Of Water Horses and Other Worlds

The Kelpies: photo copyright C. Czerkawska

Many people have heard of kelpies, mostly because of these spectacularly beautiful statues near Falkirk. What most people don't know though is that kelpies could be reasonably - albeit certainly not always - benign, or at least able to be controlled.

Back when I was very young, I briefly attended Brownies and among the sixers that pranced around the big plastic toadstool in the church hall were kelpies. I was a pixie. 'Here we are the jolly pixies, helping people when in fixes.' we sang. I think the kelpies were 'ready helpers'. A demonic and notoriously male water creature was perhaps not the best role model for little girls. Maybe that was why I ran away, hopped on the bus home and never went back. However, that's a story for another day.

Later on, I did a masters degree in Folk Life Studies and learned a bit more.

Essentially, the kelpie is a shape shifting 'water horse' inhabiting Scottish rivers and burns. They may seek human companionship, assuming the shape of an attractive black horse when out of the water, but you have to be wary of them, because they can also carry you to your death, if you're not careful!

The kelpie might be caught and harnessed, using a halter with the sign of the cross on it. As a last resort, 'cold iron' could kill it - as it could be the downfall of many other problematic supernatural creatures.

Occasionally, the kelpie might appear in the shape of a human being, but this is where the beliefs in these otherworldly creatures become confused and confusing, because while the kelpie can have a certain impish quality, the creature that you should never under any circumstances mess with, is the true water horse - the each uisge.

He is perilous indeed, this fiercest and most dangerous of the water horses. He lives in lochs or in the sea. He too may appear as a horse, on land, but will carry you off to the deepest part of the loch if once you so much as touch his mane. Even more dangerously, he can and all too often does appear in the shape of a handsome young man but when he rests his head in your lap, you'll find that he has sand in his hair. All in all, the each uisge does not get a good press.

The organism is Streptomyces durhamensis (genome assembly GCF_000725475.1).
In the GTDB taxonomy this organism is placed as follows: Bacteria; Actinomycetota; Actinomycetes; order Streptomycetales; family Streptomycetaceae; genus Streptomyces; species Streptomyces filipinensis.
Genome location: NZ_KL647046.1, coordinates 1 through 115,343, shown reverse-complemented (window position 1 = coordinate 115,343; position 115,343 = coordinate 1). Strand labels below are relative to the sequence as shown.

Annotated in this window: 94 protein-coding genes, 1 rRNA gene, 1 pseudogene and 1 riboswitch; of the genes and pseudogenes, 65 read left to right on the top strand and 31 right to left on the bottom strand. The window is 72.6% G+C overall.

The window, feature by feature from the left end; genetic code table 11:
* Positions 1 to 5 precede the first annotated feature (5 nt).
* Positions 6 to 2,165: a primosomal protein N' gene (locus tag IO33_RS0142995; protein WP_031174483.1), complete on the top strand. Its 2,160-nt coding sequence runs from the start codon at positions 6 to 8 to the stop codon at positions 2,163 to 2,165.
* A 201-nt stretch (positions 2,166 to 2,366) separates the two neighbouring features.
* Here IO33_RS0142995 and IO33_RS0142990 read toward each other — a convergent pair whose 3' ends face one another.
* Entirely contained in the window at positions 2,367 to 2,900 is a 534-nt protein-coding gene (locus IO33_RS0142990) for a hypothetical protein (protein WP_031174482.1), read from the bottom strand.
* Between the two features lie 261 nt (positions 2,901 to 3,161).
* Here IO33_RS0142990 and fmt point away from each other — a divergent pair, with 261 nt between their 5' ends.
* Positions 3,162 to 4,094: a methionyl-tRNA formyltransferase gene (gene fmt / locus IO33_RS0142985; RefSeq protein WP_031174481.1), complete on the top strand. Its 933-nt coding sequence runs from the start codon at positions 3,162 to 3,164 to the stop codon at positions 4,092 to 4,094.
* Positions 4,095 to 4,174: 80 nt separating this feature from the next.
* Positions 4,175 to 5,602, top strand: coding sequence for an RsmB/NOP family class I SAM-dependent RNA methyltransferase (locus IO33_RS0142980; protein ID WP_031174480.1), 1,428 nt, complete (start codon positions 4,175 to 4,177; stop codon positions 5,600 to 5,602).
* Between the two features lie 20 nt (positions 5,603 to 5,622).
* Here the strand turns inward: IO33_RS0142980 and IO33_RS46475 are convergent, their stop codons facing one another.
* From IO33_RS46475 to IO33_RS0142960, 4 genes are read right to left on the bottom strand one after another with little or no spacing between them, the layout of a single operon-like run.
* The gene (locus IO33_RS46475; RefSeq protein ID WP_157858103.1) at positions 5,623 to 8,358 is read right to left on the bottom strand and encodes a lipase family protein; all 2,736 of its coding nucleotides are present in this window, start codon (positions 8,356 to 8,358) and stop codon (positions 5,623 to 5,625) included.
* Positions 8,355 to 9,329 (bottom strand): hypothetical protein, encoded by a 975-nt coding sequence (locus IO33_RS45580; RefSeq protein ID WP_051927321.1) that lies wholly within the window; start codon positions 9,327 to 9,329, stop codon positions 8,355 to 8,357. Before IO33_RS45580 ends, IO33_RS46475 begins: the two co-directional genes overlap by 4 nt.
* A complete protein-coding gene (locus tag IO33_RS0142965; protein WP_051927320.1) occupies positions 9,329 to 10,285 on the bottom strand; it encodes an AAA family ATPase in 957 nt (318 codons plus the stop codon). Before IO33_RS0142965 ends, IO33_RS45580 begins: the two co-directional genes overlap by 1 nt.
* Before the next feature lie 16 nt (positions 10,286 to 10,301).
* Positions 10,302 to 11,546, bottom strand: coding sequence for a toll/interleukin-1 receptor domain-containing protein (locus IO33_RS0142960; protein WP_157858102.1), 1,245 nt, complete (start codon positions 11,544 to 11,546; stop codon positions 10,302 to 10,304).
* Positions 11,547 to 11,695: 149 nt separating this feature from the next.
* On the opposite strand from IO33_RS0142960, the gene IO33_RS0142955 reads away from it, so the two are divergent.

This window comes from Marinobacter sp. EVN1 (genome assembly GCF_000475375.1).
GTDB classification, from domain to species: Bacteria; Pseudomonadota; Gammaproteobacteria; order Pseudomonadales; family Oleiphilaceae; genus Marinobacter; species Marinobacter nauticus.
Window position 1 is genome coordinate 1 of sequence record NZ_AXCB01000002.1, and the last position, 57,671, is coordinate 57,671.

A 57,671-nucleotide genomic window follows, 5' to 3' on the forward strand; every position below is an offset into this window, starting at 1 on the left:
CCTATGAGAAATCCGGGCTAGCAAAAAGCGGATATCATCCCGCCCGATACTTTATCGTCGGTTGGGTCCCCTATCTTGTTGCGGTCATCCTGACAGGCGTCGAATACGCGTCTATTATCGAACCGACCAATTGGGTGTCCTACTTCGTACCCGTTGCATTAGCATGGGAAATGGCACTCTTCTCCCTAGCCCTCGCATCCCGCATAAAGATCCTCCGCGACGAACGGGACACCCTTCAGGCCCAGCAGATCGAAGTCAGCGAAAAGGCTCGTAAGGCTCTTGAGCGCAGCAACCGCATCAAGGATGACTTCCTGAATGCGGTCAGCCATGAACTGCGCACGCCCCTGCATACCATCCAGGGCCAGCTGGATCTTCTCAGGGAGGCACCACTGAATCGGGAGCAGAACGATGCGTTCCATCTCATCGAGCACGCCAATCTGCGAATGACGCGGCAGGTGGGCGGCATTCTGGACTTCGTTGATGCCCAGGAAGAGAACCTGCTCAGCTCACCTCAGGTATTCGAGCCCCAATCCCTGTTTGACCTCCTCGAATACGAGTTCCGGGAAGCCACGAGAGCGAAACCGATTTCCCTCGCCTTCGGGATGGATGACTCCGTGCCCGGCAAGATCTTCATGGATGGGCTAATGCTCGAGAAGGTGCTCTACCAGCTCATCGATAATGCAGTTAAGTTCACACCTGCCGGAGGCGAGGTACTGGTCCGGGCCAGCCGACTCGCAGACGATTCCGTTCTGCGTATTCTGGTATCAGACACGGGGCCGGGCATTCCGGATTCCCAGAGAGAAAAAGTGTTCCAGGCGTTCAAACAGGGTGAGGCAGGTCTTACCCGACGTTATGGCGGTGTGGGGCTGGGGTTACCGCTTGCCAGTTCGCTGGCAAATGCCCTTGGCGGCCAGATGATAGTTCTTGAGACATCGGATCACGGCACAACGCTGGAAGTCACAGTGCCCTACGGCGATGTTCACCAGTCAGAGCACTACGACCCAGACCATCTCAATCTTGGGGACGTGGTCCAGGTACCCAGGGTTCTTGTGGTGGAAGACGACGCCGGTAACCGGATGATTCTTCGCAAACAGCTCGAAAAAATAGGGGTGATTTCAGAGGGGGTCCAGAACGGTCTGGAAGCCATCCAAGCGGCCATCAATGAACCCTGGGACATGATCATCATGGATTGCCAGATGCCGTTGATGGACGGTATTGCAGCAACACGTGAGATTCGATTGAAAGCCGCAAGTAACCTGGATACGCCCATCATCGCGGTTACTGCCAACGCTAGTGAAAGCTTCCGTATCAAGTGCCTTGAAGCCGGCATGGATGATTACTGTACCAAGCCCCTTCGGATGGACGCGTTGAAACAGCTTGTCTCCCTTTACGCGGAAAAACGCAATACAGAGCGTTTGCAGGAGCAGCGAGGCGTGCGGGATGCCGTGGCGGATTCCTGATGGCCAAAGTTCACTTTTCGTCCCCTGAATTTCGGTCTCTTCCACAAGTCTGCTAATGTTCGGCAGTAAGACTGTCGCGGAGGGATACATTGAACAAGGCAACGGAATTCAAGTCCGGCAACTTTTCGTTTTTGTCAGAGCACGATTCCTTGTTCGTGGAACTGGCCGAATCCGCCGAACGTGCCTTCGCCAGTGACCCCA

But then, you come across old, old songs like this extraordinarily beautiful piece sung by Julie Fowlis: Dh’èirich mi moch, b' fheàrr nach do dh’èirich  in which the water horse turns out to be not so much the villain of the piece as the ... well, what is he? The abandoned lover? The heartbroken father? By any standards it's a deeply mysterious song, and I like things like that - things that challenge my view of the world.

It made me think.


Late last October I did an event in Tarbert with my new book, A Proper Person to be Detained and while we were there, I also listened to an excellent talk about overland cycling, and remote bothies. It struck me that for a woman alone, staying in such places might involve at least a frisson of nerves. It would for me, anyway, even though I have friends who would be absolutely fine with it. After that, we headed for the Isle of Skye to visit friends there, and one day, I clambered up by myself to a well preserved Broch. It was a wild, lonely, evocative place, and that too made me think.

Sometimes people ask me 'where do you get your ideas from?' This is where I get my ideas from. All kinds of places, all kinds of experiences that somehow slot together into a piece of fiction. I don't know how it works, but some stories just have to be written.

When we got home, in the dreich space between the onset of winter and Christmas, all these threads somehow wove themselves together in my head, and I wrote a long story - so long that it almost became a novella - called Rewilding

At 17000 words, it was a bit too long for a a short story, but too short for a novel. It presented itself to me in diary form, in the voice of a young woman, who has a perilous encounter in a wild place.

Or does she?

Well, you can decide for yourself. It's free on Kindle for five days, from 25th July till 29th July. If you're too late for the bargain, it still isn't expensive. So give it a go. One of these days, I might write the sequel that's lurking in my head, like the water horse, only just out of sight.
But it might have to wait till winter.















Comments